By Vern Hee
How fast can Whitney Roderick, ace Trojans softball player pitch? I had many years of baseball experience growing up. It really was the only game I played.
As a reporter, I seldom like to enter a story, but I did so here to see how good Roderick really was.
So, I took off my coat, put on a catcher’s mitt and warmed up the pitcher.
I love baseball and played the game most of my childhood. It has been several years since I stepped onto a baseball field 2007 , mainly because I am well over 40. I have had a problem with getting hurt every time I did play.
Just her overhand throws were fast as we played catch before she started pitching. Her first throw I missed, and it clipped my shoulder.
Then, the real test came. I went into the catcher’s position and I took five pitches from the ace.
As I got down into the crouch position, it dawned on me that I was not wearing any protective gear. No cup, no padding and no face mask. I was thinking to myself that I had over-estimated my baseball skills, after all it has been some years since I had caught behind the plate.
I think the last time I did this was in high school — over 30 years back.
The whiz of the ball brought me back to reality.
Roderick throws low and fast. The first one came in around 40 mph, which is far below her ability. She said she “didn’t want to hurt me.” It hit me square in the glove and stung.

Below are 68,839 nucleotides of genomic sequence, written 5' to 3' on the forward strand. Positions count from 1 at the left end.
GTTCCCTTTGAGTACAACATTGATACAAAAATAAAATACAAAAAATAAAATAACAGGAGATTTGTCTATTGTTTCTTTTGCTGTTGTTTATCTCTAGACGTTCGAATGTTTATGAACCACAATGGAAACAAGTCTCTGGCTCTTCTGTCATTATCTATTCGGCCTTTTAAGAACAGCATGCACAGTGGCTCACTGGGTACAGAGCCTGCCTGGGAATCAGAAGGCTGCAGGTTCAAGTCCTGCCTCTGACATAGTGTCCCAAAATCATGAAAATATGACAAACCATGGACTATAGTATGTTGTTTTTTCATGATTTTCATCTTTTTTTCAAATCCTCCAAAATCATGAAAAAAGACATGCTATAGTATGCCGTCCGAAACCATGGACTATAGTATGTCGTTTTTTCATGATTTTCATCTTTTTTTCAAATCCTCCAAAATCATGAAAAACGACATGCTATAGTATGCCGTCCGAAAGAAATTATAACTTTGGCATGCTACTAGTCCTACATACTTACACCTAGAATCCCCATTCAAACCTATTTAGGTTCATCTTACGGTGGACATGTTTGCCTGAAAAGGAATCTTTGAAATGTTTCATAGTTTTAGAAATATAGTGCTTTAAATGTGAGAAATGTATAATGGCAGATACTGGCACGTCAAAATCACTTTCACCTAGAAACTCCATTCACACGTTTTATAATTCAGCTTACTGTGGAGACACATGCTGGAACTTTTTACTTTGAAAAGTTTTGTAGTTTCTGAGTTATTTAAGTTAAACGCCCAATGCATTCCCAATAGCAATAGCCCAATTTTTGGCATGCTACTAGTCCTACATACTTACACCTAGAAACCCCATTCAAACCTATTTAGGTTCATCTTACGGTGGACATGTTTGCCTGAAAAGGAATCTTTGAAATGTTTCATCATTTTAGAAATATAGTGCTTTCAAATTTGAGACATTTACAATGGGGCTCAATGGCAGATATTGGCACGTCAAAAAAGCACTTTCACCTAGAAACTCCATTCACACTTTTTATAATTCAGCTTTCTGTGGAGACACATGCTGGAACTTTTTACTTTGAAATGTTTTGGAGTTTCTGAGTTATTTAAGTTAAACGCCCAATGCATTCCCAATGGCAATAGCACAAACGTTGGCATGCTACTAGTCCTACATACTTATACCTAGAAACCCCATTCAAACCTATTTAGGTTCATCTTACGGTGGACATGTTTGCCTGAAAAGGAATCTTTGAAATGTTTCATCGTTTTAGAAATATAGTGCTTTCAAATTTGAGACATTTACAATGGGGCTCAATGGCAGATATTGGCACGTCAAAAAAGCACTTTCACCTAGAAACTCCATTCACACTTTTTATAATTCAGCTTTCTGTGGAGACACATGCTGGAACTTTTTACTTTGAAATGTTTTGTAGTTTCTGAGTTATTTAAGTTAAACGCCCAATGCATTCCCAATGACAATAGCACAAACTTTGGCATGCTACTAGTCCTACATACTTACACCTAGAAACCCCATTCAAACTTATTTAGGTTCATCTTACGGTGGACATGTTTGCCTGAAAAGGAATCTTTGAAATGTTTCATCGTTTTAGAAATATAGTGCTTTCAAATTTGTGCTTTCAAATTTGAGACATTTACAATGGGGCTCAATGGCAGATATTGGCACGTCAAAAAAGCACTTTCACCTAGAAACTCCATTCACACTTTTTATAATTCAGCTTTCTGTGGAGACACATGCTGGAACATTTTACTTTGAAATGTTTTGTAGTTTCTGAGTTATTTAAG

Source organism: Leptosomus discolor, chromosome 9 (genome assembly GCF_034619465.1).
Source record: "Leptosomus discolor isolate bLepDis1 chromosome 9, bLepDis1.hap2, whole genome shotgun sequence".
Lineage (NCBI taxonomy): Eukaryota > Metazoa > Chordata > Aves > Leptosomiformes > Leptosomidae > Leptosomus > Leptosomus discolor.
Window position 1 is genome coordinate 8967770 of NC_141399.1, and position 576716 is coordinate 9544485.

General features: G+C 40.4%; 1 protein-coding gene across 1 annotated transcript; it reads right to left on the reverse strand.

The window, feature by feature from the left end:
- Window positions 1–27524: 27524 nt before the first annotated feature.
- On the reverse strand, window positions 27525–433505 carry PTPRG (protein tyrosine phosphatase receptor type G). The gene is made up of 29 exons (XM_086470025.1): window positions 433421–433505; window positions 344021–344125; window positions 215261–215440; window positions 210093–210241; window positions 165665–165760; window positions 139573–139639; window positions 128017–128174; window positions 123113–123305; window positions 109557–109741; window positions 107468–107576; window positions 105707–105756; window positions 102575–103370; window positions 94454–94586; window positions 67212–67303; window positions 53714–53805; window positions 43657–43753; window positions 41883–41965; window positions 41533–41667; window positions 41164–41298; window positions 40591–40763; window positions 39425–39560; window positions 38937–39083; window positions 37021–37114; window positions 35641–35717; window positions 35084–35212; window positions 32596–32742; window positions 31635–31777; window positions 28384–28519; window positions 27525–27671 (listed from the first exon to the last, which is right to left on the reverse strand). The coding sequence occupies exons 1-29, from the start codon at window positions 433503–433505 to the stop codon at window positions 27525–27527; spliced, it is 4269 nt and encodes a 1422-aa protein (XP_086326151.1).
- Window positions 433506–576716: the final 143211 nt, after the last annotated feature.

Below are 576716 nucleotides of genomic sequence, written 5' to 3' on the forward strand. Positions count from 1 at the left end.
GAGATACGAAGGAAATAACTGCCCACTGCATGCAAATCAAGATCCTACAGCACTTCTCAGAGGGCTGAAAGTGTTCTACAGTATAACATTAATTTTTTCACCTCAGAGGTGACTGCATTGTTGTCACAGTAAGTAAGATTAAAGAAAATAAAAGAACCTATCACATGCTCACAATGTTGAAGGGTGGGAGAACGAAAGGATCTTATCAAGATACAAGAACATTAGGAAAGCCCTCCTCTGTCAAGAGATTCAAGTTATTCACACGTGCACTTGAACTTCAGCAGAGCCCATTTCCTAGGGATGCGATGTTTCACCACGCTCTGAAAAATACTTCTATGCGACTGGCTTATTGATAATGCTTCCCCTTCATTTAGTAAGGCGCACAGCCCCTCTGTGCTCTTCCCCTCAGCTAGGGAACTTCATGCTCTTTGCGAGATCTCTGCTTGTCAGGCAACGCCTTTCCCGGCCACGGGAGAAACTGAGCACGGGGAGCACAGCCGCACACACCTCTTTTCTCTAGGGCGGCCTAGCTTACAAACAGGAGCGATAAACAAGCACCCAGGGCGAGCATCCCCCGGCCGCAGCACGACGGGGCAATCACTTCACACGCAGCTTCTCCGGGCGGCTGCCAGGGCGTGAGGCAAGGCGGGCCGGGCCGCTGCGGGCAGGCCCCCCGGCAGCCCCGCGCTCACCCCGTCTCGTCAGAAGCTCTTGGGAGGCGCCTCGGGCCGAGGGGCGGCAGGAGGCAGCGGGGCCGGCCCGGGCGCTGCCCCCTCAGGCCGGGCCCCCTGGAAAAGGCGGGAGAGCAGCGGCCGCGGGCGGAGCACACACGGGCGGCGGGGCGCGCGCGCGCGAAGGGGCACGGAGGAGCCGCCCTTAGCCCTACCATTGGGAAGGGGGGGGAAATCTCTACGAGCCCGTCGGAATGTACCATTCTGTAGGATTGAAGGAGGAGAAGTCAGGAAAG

The next two pitches I lost track of in the air and could not catch them. It takes a while for your eyes to adjust I said to myself. Right?
At that point, I told myself my old eyes better adjust quickly or this experiment would result with me having to extract the ball from my face at the hospital.
On the last pitch, I told her to give me the real thing. “Give me the heat,” I said. She looked at me as if I were crazy.
I guess I will never really know if she gave me the heat, but my poor hand was throbbing for a good 15 minutes to a half hour after the last pitch I caught.
After my five pitches, I asked the catcher of the team, Audrey MacRae, how she caught this gal every day.
“Your hands get used to it. I have this thing with my finger. The nerves were starting to get damaged in my hand. I have had to put a sleeve on my finger and I had several treatments from the doctor. When she is doing well it flies,” said MacRae.
My left hand will always remember the day I caught Whitney Roderick, especially since I can no longer move it.